|Publication number||US3937561 A|
|Application number||US 05/528,746|
|Publication date||Feb 10, 1976|
|Filing date||Dec 2, 1974|
|Priority date||Dec 2, 1974|
|Publication number||05528746, 528746, US 3937561 A, US 3937561A, US-A-3937561, US3937561 A, US3937561A|
|Inventors||Donald W. Peterson, Werner G. Hueber|
|Original Assignee||The United States Of America As Represented By The Secretary Of The Navy|
|Export Citation||BiBTeX, EndNote, RefMan|
|Patent Citations (1), Referenced by (5), Classifications (12)|
|External Links: USPTO, USPTO Assignment, Espacenet|
1. Field of the Invention
This invention pertains to liquid crystal optical image attenuators.
Most particularly the invention relates to an optical image attenuator utilizing one or more liquid crystal layers which scatter the directed light when an electrical potential is applied to the layer.
2. Description of the Prior Art
Prior art variable optical attenuators such as iris diaphragms are limited to an attenuation range of about 200:1.
U.S. Pat. No. 1,770,535 to Sukumlyn discloses a variable light refractor in which the refraction is varied by varying voltage applied to a transparent electrolyte and dielectric medium, and in which further refraction can be obtained through the use of multiple stages of the device. U.S. Pat. No. 2,915,943 to Brown et al. discloses a system similar to Sukumlyn but in which the dielectric medium is placed between the two electrodes. U.S. Pat. No. 3,752,897 to Bousky discloses an optical modulator that employs a liquid crystal with electrically controlled refraction and with dissipative materials for dissipating acoustic and extraneous scattered light energies. U.S. Pat. No. 3,622,226 to Matthies discloses a linear array of liquid crystal cells, with transparent electrodes and extraneouslight-absorbing material on its sides. U.S. Pat. No. 3,697,289 to Goldstein discloses a crystal light modulator wherein both aperture and light intensity control is effected.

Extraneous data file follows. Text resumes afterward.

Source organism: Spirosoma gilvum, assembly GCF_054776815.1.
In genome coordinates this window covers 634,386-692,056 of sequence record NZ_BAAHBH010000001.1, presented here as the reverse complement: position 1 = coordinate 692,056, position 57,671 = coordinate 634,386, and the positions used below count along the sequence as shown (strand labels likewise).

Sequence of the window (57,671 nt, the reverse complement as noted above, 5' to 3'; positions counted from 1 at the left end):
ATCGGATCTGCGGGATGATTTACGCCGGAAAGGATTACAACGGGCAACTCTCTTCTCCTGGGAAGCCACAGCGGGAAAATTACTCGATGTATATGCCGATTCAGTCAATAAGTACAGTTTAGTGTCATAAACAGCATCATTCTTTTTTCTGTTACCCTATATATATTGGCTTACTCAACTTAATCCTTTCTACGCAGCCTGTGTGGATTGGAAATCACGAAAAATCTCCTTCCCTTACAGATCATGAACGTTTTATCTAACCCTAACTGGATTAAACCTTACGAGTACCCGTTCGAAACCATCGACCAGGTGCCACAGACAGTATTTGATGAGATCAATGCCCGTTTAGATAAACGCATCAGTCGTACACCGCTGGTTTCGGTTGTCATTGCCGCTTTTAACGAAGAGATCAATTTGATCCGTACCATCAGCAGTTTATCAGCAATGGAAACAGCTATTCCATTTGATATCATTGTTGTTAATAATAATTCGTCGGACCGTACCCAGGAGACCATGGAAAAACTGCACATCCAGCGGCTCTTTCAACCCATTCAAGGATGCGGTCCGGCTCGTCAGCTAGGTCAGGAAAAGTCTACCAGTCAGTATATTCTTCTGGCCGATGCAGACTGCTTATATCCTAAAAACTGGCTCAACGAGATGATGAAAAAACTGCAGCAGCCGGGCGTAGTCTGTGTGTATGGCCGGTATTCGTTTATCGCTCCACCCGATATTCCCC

A discussion of chemical compounds suitable for liquid crystal layers and transparent electrodes usable therewith is contained in U.S. Pat. 3,499,112 issued to G. H. Heilmeier et al. issued Mar. 3, 1970.
A liquid crystal optical attenuator is capable of an attenuation range greater than 100,000:1 and will function with medium to high resolution images. Attenuation is controllable electrically. Furthermore, the thickness of a single stage of the present invention, about 1mm (or about 8mm total thickness for a seven stage attenuator with an attenuation range of 100,000), is considerably less than a similar attenuator containing collecting apertures. This is important when compactness is a factor.
The present invention is an optical image attenuator with an attenuation range of over 100,000. An optical lens device focuses the image on a first liquid crystal layer which scatters the directed light only when an electrical potential is applied to the layer, by means of transparent electrodes, and in proportion to the strength of potential applied. A proportion of the scattered light is absorbed within a coherent optic fiber plate or layer, the thickness and the spacing of the individual fibers of which can be varied to vary the contrast and attenuation of the system. Several stages may be stacked in series to obtain sufficiently high attenuation.
FIG. 1 is a schematic side view of a single stage embodiment of the invention;
FIG. 2 is a side elevational view partly in section of a two stage embodiment of the invention;
FIG. 3 is a schematic showing the relationship of the acceptance half angle to the structure of the invention; and
FIG. 4 is a graph of attenuation range versus angular acceptance angle of a collecting aperture.
In accordance with the invention, as shown in FIG. 1, a liquid crystal optical attenuator (LCOA) 10 is placed at the image plane 12 of an optical system 14 with the image from object 15 focused through lens 16 onto a liquid crystal layer 18. Liquid crystal compositions useful in these devices are characterized by the property of undergoing non-destructive turbulence when an electric current is caused to flow therein. This phenomenon is termed the dynamic scattering effect. An example of a nematic liquid crystal composition having the desired characteristics, for example, is anisylidene-p-aminophenylacetate.
Means for applying a current to the liquid crystal layer is shown at 20 and the attenuated image is indicated at 22.
A two stage LCOA 30 is shown in detail in FIG. 2.
This embodiment utilizes two identical liquid crystal optical elements 31 each comprising a liquid crystal layer 32 about 10 microns or micro-meters (μm) thick confined between two transparent electrodes 34, 36 about 0.5μm thick. Dimensional stability is provided by peripheral spacers 37 which may be formed, for example, of a plastic material such as Mylar.